While Wisconsin's entrepreneurs are struggling to get their businesses off the ground, Wisconsin Republicans have prioritized giving tax cuts to large corporations, business loans to companies that outsource Wisconsin jobs, and handouts to their large campaign contributors. The misguided Republican agenda is stunting entrepreneurship, and in turn stifling job creation and economic growth. It's time we look at the Democratic agenda that we know will help entrepreneurs grow their businesses, create jobs, and boost our economy.

Wisconsin ranks last again for start-ups
Milwaukee Journal Sentinel // Kathleen Gallagher
8/25/16

For the second year in a row, Wisconsin has earned a bottom-of-the-barrel ranking for startup business activity, according to a report released by the Ewing Marion Kauffman FoundationThursday morning.

While startup activity in the U.S. overall rose in 2016 for the second year in a row, Wisconsin came in either last or second-last in the three categories the well-known foundation evaluated for its report.

[...]

"Entrepreneurship is finally recovering, with new business creation reaching close to the peak preceding the drop from the Great Recession," said Victor W. Hwang, vice president of entrepreneurship at the Kauffman Foundation.

But not in Wisconsin.

[...]

But the state and its largest city have had consistently poor showings in other Kauffman reports and in studies by other organizations, like the Economic Innovation Group.

The ugly truth, when you piece it all together, is that Wisconsin lags in an area widely believed to be a key factor in economic growth: entrepreneurship and innovation.

The most recent Kauffman findings are a call to action, Still said.

"We really need to look at some of the fundamental policies that set the tone in Wisconsin and ask ourselves, 'Are they tied to an economy that is bygone?'" Stillsaid.

State policymakers have pursued additional cuts to the University of Wisconsin system, drained startup tax credits and tried to pass stiffer non-compete legislation to further limit the supply of entrepreneurs, said Joe Kirgues, a co-founder of gener8tor, which runs training programs for startups.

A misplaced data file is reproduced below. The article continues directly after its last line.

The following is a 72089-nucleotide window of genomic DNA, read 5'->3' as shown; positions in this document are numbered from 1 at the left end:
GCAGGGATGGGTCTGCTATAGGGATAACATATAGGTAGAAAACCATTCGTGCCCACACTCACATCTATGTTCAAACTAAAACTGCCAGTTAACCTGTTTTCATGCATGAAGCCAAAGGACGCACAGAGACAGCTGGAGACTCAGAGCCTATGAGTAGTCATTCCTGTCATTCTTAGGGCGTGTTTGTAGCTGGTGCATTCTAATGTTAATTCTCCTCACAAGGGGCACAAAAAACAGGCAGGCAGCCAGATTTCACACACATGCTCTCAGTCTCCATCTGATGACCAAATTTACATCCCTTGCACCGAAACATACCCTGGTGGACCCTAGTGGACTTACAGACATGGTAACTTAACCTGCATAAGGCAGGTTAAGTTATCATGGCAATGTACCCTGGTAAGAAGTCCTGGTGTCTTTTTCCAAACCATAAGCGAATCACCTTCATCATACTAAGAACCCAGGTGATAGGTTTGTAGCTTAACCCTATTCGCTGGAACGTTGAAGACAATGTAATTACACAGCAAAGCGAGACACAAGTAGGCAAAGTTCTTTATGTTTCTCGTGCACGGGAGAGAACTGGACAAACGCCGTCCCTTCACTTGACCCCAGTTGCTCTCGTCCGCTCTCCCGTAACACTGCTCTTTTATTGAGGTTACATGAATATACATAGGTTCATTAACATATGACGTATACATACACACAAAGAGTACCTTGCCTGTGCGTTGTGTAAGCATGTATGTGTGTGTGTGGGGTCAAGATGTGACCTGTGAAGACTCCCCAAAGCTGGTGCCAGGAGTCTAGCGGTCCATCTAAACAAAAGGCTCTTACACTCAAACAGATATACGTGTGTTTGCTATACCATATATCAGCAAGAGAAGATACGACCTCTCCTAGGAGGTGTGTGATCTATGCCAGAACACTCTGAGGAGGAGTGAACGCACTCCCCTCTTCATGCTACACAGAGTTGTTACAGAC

"The formula to turn around our job creation performance includes a stronger UW system, the elimination of non-competes in Wisconsin and strengthening startup tax credits to encourage additional investment in Wisconsin's entrepreneurs," Kirgues said. "Unfortunately, none of those things happened last year, and these rankings reflect the status quo."

Despite the challenges, gener8tor has worked with American Family Insurance and the Wisconsin Alumni Research Foundation to graduate 22 Wisconsin-based startups from its gBETA program for very young companies. Those startups in the last 12 months have created more than 30 jobs and raised more than 1.2 million of funding, Kirgues said.

Categories the Kauffman report analyzed, and Wisconsin's ranking among the 25 larger states, included:

■ Rate of new entrepreneurs: Wisconsin ranked second-last, trailing only by Pennsylvania. In Wisconsin, 190 of every 100,000 adults become entrepreneurs per month, on average. For top-ranking Texas and California, it was 390 of every 100,000 adults.

■ Opportunity share of new entrepreneurs, a proxy indicator of the percentage of new entrepreneurs starting businesses because they saw market opportunities: Wisconsin had 74.2% of its entrepreneurs come from other jobs, rather than from being unemployed. Only Alabama scored lower, with 66.45% of its entrepreneurs in this category.

■ Start-up density: For every 1,000 employer businesses here, Wisconsin had 57.9 start-ups, ranking it last among larger states. Florida, the top performer in this category, had 101.8 startups for every 1,000 employer businesses.

The Milwaukee metro area was last for its rate of new entrepreneurs, with just 100 for every 100,000 adults. Austin, Texas, the top performer in this category had 600 new entrepreneurs for every 100,000 adults.

Read the full article here.